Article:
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Designing today for tomorrow’s hotel


Things might be better, or things might be worse, but if there's one thing that is certain, travel post and tourism post-COVID will never be the same again.


Against an environment that is constantly changing, where do you start if you are planning a new hotel development or major refurbishment and how do you plan so you don’t fail? 


Develop a clear brief

The starting point is the brief.  A hotel should be designed to a brief.  If the hotel development starts with design as the driver, the controlling commercial aspects will be playing catch up. When the commercial aspects do catch up then this often results in a redesign.  It is a case of designing to a budget and not budgeting the design.


The design of a hotel, both interior and exterior, is often the most effective way to make an exceptional first impression – a first impression that guests use to distinguish between brands. By incorporating bold and unique designs into a brand identity, a hotel is tapping into our most basic senses, an important step towards maximising the guest expectation of the value proposition and setting the hotel apart from an increasingly competitive environment.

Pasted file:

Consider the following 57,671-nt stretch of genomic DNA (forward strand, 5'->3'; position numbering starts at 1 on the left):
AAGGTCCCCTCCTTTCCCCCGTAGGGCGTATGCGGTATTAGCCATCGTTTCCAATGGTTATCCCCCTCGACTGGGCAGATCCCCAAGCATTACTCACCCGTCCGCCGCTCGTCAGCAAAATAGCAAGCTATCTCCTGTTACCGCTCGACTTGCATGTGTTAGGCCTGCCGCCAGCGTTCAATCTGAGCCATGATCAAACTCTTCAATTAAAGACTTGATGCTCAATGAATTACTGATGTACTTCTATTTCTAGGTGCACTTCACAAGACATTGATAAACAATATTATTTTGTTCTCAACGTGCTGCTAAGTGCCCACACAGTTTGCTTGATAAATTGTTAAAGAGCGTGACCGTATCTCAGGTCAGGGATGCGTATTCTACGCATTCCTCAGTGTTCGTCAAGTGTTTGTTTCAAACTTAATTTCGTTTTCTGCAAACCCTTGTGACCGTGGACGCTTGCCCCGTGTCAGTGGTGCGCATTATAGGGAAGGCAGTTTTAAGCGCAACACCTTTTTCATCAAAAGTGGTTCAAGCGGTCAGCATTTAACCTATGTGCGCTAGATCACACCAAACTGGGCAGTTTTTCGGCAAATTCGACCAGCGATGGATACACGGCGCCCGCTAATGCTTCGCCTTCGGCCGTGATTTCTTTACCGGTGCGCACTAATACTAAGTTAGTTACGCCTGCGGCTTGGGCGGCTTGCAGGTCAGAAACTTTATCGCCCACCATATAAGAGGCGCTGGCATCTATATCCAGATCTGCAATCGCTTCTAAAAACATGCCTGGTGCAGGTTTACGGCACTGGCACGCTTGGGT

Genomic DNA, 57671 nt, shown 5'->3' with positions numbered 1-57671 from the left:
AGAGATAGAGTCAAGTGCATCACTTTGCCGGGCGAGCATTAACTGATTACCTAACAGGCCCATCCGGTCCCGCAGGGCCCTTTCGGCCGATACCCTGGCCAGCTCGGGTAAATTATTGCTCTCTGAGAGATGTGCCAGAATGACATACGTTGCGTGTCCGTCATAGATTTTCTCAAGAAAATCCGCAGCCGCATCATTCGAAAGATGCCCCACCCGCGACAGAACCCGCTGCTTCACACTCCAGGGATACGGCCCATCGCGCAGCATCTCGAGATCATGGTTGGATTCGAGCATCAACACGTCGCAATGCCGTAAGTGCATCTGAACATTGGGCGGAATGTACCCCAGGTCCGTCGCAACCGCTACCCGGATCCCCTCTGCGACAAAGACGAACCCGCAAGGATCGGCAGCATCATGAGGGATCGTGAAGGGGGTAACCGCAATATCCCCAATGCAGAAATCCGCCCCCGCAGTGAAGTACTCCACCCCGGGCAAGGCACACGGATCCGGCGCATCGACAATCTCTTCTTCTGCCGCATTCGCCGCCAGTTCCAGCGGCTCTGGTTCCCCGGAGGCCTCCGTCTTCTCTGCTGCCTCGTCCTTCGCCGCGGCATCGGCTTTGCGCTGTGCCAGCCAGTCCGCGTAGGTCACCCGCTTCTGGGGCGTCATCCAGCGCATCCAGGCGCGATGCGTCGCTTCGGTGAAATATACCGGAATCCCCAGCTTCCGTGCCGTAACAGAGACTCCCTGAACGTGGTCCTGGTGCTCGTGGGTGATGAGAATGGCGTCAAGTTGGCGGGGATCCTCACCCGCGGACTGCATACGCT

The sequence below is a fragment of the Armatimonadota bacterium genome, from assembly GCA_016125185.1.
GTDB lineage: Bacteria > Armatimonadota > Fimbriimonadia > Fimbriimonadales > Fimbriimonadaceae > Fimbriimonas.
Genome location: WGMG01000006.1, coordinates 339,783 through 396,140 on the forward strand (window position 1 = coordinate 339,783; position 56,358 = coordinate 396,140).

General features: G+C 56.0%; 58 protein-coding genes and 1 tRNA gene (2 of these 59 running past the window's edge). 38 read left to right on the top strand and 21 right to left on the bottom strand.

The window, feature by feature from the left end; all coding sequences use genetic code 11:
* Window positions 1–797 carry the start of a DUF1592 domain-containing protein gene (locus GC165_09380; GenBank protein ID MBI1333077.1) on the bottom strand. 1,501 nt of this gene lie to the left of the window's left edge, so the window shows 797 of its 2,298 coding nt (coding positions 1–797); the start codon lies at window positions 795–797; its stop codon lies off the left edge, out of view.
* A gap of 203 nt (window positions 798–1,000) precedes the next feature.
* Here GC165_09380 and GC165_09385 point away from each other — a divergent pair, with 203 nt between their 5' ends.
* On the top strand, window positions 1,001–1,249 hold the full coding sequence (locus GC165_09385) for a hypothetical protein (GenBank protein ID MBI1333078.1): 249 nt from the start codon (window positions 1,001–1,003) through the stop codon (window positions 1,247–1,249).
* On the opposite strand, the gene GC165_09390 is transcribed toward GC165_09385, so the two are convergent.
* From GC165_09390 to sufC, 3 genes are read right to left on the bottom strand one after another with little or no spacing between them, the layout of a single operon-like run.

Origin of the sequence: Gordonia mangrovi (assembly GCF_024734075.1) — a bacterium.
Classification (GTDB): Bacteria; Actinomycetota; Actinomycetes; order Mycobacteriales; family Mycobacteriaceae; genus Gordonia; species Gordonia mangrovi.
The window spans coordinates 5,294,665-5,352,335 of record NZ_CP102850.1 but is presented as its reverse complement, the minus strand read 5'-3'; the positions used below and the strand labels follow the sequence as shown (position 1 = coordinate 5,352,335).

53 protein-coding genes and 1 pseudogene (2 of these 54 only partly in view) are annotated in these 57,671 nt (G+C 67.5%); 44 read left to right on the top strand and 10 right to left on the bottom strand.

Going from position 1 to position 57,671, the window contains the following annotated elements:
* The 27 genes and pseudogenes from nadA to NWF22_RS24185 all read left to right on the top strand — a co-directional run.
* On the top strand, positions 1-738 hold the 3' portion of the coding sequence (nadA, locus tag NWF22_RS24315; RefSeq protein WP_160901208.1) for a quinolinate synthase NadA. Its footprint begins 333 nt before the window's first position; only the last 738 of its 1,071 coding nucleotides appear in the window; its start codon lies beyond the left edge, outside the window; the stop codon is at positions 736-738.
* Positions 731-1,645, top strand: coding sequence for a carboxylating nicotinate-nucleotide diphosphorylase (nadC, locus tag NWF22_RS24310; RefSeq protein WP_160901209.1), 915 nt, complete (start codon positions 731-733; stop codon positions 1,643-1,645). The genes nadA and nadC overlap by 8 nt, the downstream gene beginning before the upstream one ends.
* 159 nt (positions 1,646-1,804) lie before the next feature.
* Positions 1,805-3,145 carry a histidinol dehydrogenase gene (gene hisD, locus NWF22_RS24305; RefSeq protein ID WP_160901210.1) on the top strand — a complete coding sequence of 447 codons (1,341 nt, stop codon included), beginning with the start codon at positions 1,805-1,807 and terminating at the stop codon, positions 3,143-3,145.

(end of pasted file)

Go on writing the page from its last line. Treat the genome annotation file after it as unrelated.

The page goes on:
The brief needs to set the design goal posts so that designers are given clear parameters to design within. The brief therefore needs to be clear and concise.  

Influences and inputs to a brief

The cornerstone of any brief needs to be a preliminary feasibility, which will have regard to the current hotel market, sources of demand and local competition, and the projected outlook for both the market and the project specifically. 

What is the market?  Is it corporate, leisure, MICE or a mixture of some or all? Who are the guests and what are they looking for? What is the average length of stay? What will they pay per night?

The Millennial traveller, defined by age as being born between 1980 and 2000, already make up over one third of the world’s hotel guests and with predictions that this would exceed 50 per cent by 2020.  In a post-COVID world, millennial travellers are expected to represent an even higher proportion of the world’s hotel guests, as older generations shun international travel, particularly to destinations which are perceived to be higher risk.